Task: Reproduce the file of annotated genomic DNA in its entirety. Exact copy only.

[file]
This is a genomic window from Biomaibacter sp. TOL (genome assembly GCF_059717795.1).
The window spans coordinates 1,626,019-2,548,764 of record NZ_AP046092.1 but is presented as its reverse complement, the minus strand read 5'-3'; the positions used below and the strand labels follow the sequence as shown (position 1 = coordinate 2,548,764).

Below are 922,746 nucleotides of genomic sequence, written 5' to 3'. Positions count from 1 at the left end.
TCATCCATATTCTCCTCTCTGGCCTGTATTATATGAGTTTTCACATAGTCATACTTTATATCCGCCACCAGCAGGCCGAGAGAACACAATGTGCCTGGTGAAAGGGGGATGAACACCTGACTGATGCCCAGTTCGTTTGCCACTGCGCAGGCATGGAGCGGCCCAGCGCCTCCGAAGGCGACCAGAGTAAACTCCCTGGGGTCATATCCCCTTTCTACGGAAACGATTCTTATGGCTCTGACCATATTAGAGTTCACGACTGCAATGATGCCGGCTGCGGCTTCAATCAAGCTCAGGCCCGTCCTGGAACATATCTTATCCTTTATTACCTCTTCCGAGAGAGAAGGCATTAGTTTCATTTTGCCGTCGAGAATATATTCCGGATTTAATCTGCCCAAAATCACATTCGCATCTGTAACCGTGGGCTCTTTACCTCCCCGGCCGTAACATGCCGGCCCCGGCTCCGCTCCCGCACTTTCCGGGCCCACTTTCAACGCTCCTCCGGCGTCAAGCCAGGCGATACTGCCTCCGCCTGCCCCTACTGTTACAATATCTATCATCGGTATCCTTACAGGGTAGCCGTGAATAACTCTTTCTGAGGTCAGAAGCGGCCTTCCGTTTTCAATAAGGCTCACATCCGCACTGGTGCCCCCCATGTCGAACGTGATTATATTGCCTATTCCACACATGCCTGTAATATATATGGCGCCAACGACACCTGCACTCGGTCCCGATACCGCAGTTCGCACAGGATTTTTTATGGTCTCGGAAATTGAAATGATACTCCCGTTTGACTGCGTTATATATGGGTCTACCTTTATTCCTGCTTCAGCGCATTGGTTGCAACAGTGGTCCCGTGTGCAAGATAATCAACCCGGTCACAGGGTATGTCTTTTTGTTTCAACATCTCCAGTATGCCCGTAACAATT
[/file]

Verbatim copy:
This is a genomic window from Biomaibacter sp. TOL (genome assembly GCF_059717795.1).
The window spans coordinates 1,626,019-2,548,764 of record NZ_AP046092.1 but is presented as its reverse complement, the minus strand read 5'-3'; the positions used below and the strand labels follow the sequence as shown (position 1 = coordinate 2,548,764).

Below are 922,746 nucleotides of genomic sequence, written 5' to 3'. Positions count from 1 at the left end.
TCATCCATATTCTCCTCTCTGGCCTGTATTATATGAGTTTTCACATAGTCATACTTTATATCCGCCACCAGCAGGCCGAGAGAACACAATGTGCCTGGTGAAAGGGGGATGAACACCTGACTGATGCCCAGTTCGTTTGCCACTGCGCAGGCATGGAGCGGCCCAGCGCCTCCGAAGGCGACCAGAGTAAACTCCCTGGGGTCATATCCCCTTTCTACGGAAACGATTCTTATGGCTCTGACCATATTAGAGTTCACGACTGCAATGATGCCGGCTGCGGCTTCAATCAAGCTCAGGCCCGTCCTGGAACATATCTTATCCTTTATTACCTCTTCCGAGAGAGAAGGCATTAGTTTCATTTTGCCGTCGAGAATATATTCCGGATTTAATCTGCCCAAAATCACATTCGCATCTGTAACCGTGGGCTCTTTACCTCCCCGGCCGTAACATGCCGGCCCCGGCTCCGCTCCCGCACTTTCCGGGCCCACTTTCAACGCTCCTCCGGCGTCAAGCCAGGCGATACTGCCTCCGCCTGCCCCTACTGTTACAATATCTATCATCGGTATCCTTACAGGGTAGCCGTGAATAACTCTTTCTGAGGTCAGAAGCGGCCTTCCGTTTTCAATAAGGCTCACATCCGCACTGGTGCCCCCCATGTCGAACGTGATTATATTGCCTATTCCACACATGCCTGTAATATATATGGCGCCAACGACACCTGCACTCGGTCCCGATACCGCAGTTCGCACAGGATTTTTTATGGTCTCGGAAATTGAAATGATACTCCCGTTTGACTGCGTTATATATGGGTCTACCTTTATTCCTGCTTCAGCGCATTGGTTGCAACAGTGGTCCCGTGTGCAAGATAATCAACCCGGTCACAGGGTATGTCTTTTTGTTTCAACATCTCCAGTATGCCCGTAACAATT